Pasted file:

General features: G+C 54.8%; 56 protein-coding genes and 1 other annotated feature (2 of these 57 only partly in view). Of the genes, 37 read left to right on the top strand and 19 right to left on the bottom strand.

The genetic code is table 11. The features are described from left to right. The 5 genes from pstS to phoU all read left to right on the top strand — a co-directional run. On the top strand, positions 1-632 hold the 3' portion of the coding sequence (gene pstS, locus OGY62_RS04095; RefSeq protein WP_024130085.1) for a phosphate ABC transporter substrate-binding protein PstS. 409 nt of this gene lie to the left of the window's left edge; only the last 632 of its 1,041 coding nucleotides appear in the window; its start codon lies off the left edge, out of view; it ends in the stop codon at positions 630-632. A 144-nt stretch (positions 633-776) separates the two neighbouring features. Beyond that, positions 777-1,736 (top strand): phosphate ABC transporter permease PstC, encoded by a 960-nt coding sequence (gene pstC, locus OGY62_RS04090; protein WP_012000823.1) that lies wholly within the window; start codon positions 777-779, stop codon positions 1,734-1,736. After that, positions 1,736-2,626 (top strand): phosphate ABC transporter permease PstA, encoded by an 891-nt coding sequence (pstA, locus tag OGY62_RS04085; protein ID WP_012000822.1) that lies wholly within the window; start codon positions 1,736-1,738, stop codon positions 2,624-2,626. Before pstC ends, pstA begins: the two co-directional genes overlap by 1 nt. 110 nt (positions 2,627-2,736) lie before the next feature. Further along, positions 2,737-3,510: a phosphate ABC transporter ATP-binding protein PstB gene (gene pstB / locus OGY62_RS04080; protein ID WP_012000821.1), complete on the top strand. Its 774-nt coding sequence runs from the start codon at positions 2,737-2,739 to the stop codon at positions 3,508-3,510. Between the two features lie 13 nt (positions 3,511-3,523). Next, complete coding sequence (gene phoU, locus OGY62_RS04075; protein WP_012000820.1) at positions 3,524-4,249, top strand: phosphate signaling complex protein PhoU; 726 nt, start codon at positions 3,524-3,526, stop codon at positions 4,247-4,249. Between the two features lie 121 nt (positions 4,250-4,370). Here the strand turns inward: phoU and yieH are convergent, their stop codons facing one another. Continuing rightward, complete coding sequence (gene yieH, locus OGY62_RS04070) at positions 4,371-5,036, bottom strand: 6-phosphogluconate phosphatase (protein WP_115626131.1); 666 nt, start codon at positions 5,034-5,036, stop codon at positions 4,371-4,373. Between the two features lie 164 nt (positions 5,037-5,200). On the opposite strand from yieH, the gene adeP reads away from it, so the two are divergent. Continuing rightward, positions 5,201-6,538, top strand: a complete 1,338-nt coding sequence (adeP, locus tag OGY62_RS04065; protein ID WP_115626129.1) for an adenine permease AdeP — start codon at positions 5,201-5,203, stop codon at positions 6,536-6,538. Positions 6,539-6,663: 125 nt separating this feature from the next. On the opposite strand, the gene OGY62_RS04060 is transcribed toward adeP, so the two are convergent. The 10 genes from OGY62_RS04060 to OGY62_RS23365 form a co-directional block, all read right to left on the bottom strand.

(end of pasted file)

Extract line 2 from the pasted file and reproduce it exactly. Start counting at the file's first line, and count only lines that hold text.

The genetic code is table 11. The features are described from left to right. The 5 genes from pstS to phoU all read left to right on the top strand — a co-directional run. On the top strand, positions 1-632 hold the 3' portion of the coding sequence (gene pstS, locus OGY62_RS04095; RefSeq protein WP_024130085.1) for a phosphate ABC transporter substrate-binding protein PstS. 409 nt of this gene lie to the left of the window's left edge; only the last 632 of its 1,041 coding nucleotides appear in the window; its start codon lies off the left edge, out of view; it ends in the stop codon at positions 630-632. A 144-nt stretch (positions 633-776) separates the two neighbouring features. Beyond that, positions 777-1,736 (top strand): phosphate ABC transporter permease PstC, encoded by a 960-nt coding sequence (gene pstC, locus OGY62_RS04090; protein WP_012000823.1) that lies wholly within the window; start codon positions 777-779, stop codon positions 1,734-1,736. After that, positions 1,736-2,626 (top strand): phosphate ABC transporter permease PstA, encoded by an 891-nt coding sequence (pstA, locus tag OGY62_RS04085; protein ID WP_012000822.1) that lies wholly within the window; start codon positions 1,736-1,738, stop codon positions 2,624-2,626. Before pstC ends, pstA begins: the two co-directional genes overlap by 1 nt. 110 nt (positions 2,627-2,736) lie before the next feature. Further along, positions 2,737-3,510: a phosphate ABC transporter ATP-binding protein PstB gene (gene pstB / locus OGY62_RS04080; protein ID WP_012000821.1), complete on the top strand. Its 774-nt coding sequence runs from the start codon at positions 2,737-2,739 to the stop codon at positions 3,508-3,510. Between the two features lie 13 nt (positions 3,511-3,523). Next, complete coding sequence (gene phoU, locus OGY62_RS04075; protein WP_012000820.1) at positions 3,524-4,249, top strand: phosphate signaling complex protein PhoU; 726 nt, start codon at positions 3,524-3,526, stop codon at positions 4,247-4,249. Between the two features lie 121 nt (positions 4,250-4,370). Here the strand turns inward: phoU and yieH are convergent, their stop codons facing one another. Continuing rightward, complete coding sequence (gene yieH, locus OGY62_RS04070) at positions 4,371-5,036, bottom strand: 6-phosphogluconate phosphatase (protein WP_115626131.1); 666 nt, start codon at positions 5,034-5,036, stop codon at positions 4,371-4,373. Between the two features lie 164 nt (positions 5,037-5,200). On the opposite strand from yieH, the gene adeP reads away from it, so the two are divergent. Continuing rightward, positions 5,201-6,538, top strand: a complete 1,338-nt coding sequence (adeP, locus tag OGY62_RS04065; protein ID WP_115626129.1) for an adenine permease AdeP — start codon at positions 5,201-5,203, stop codon at positions 6,536-6,538. Positions 6,539-6,663: 125 nt separating this feature from the next. On the opposite strand, the gene OGY62_RS04060 is transcribed toward adeP, so the two are convergent. The 10 genes from OGY62_RS04060 to OGY62_RS23365 form a co-directional block, all read right to left on the bottom strand.